Train Your Employees and Then Train Them Some More!

shutterstock_151466639Training your staff in client relations will save your business and perhaps even make the world a better place.

I have a friend who is a mail carrier. He went to work for the post office because he “didn’t like dealing with people.” The thing is, he deals with people all day long. With a smile and a wave, he brings people good news, and shows pity when he delivers bad. His customers love him, and when he recently changed routes, his old customers petitioned the Post Office to bring him back to the old route. Despite claiming to not like dealing with people, my friend is clearly a master of client relations.

For most people, it just isn’t that easy. Very few of us are capable of maintaining the good humor required of the intake receptionist at the doctor’s office, or the Starbucks barista serving coffee to the uncaffeinated every morning. For most of us, client relations come hard; we’re especially likely to blunder if we’re having a bad day ourselves. In today’s relationship driven sales market, making a client feel uncomfortable or unappreciated can have disastrous results – especially if the customer is active on social media.

Training your staff in client relations can help save your business from this kind of incident. In fact, training your staff in client relations should be a priority, both as part of a successful onboarding program, and as an ongoing part of organizational development. Whether your focus is on B2B relationships, or in the B2C marketplace, you cannot ignore the importance of client relations.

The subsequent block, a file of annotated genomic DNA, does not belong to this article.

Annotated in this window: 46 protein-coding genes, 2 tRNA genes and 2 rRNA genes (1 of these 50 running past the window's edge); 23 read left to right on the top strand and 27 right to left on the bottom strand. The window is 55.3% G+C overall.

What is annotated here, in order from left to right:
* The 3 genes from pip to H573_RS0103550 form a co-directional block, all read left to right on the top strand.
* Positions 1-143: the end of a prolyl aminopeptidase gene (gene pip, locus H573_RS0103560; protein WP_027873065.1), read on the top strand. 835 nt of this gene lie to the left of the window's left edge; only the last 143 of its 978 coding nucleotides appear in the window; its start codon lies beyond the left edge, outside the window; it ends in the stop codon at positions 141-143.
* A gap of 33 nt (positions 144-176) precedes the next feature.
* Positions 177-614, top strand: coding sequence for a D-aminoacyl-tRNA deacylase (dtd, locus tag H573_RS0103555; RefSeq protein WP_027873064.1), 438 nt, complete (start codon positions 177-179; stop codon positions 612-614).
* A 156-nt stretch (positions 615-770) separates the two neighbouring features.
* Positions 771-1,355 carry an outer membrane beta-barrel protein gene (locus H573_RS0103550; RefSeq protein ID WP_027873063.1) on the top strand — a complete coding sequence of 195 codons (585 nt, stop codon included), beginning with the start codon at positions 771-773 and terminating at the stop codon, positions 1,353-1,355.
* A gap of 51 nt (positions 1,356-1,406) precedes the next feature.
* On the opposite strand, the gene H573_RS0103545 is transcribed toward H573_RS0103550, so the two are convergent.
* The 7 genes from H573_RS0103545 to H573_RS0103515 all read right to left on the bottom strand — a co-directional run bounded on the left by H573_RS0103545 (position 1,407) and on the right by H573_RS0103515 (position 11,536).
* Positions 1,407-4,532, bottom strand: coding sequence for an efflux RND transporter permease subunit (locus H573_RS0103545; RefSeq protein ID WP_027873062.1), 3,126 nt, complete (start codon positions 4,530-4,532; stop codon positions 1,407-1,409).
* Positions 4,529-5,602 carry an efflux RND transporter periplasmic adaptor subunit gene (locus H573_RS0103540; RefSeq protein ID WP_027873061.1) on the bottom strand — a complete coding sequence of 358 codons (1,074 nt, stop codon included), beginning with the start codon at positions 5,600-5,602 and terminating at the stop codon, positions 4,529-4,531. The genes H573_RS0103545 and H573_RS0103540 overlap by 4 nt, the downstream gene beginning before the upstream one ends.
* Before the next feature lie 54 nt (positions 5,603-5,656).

Ongoing training serves multiple purposes. Not only does it give you the chance to keep employees abreast on the newest techniques in client relations, it gives you the opportunity to monitor your employees for potential leaders; those who stand above and beyond their peers should definitely be watched for leadership potential! Those are the folks who will continue to make sure that your employees remember that without your customers, there would be no business!

Danielle VanZorn, PMP, SPHR

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